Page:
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Mix Tape: Literary Crimes

Andrew Scott responds to the “ladder-climbing” and “posturing” behind nasty reviews and other writer-on-writer crimes.

When an English professor wrote to Flannery O’Connor and asked her to explain one of her short stories, he deserved this response, which includes: “If teachers are in the habit of approaching a story as if it were a research problem for which any answer is believable so long as it is not obvious, then I think students will never learn to enjoy fiction. Too much interpretation is certainly worse than too little, and where feeling for a story is absent, theory will not supply it.”

Speaking of the dangers of too much interpretation, here’s a humorous look at how Emily Dickinson may have fared in a writing workshop.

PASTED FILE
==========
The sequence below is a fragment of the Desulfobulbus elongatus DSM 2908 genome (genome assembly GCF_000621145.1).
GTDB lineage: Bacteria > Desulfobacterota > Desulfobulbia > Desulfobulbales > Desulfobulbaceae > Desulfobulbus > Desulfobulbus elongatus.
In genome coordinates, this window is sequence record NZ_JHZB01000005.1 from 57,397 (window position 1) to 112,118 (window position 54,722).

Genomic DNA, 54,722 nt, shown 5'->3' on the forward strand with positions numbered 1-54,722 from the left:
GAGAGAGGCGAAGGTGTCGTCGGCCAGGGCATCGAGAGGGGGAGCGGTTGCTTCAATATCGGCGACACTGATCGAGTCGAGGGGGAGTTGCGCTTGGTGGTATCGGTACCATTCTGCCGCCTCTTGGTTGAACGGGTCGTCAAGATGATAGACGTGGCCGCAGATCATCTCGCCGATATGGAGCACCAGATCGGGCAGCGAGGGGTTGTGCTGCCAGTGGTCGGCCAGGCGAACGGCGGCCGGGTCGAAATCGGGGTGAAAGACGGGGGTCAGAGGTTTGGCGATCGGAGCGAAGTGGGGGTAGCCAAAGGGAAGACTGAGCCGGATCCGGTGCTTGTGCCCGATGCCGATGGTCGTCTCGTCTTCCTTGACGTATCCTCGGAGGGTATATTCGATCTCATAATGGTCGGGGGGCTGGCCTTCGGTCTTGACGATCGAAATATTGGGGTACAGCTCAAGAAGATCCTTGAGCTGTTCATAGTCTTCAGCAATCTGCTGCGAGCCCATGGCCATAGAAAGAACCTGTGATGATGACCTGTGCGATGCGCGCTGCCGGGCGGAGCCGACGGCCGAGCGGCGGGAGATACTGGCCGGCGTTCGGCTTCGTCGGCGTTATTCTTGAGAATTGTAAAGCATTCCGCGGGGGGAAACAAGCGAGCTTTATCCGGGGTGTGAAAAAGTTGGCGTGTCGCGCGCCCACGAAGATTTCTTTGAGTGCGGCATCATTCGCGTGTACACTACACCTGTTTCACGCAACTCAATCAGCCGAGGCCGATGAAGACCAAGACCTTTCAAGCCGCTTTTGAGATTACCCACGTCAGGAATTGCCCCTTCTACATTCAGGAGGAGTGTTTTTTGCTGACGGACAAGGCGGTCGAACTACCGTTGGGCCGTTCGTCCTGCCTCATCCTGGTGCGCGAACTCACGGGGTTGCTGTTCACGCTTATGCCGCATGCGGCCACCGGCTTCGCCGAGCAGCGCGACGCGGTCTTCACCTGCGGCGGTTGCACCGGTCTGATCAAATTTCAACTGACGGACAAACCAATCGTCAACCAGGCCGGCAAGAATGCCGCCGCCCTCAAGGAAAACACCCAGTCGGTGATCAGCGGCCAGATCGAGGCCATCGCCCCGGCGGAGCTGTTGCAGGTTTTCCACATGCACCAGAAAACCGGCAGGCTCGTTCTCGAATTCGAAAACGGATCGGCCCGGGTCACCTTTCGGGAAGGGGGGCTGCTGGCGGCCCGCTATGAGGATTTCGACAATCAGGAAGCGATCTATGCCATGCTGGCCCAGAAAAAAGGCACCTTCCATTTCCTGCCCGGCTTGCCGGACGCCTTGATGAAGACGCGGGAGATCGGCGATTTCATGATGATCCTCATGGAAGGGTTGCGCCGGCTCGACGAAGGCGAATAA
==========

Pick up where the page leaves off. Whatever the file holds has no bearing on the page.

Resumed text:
Seven words you’re probably misusing—from simplistic to desserts.

A crime against books…or just culture “fading back into nature”? Check out these photos of what happens when an installation in Quebec—a garden with walls made of 40,000 books and wood plates—starts to decay.

A Yahoo Answers user asks for a “complete review” of a book, “including everything important”—since he just doesn’t have the time to complete the summer reading before high school starts again—and is surprised when the responder is the author himself. Ouch.

Heinous font crime: Comic Sans meets hard science.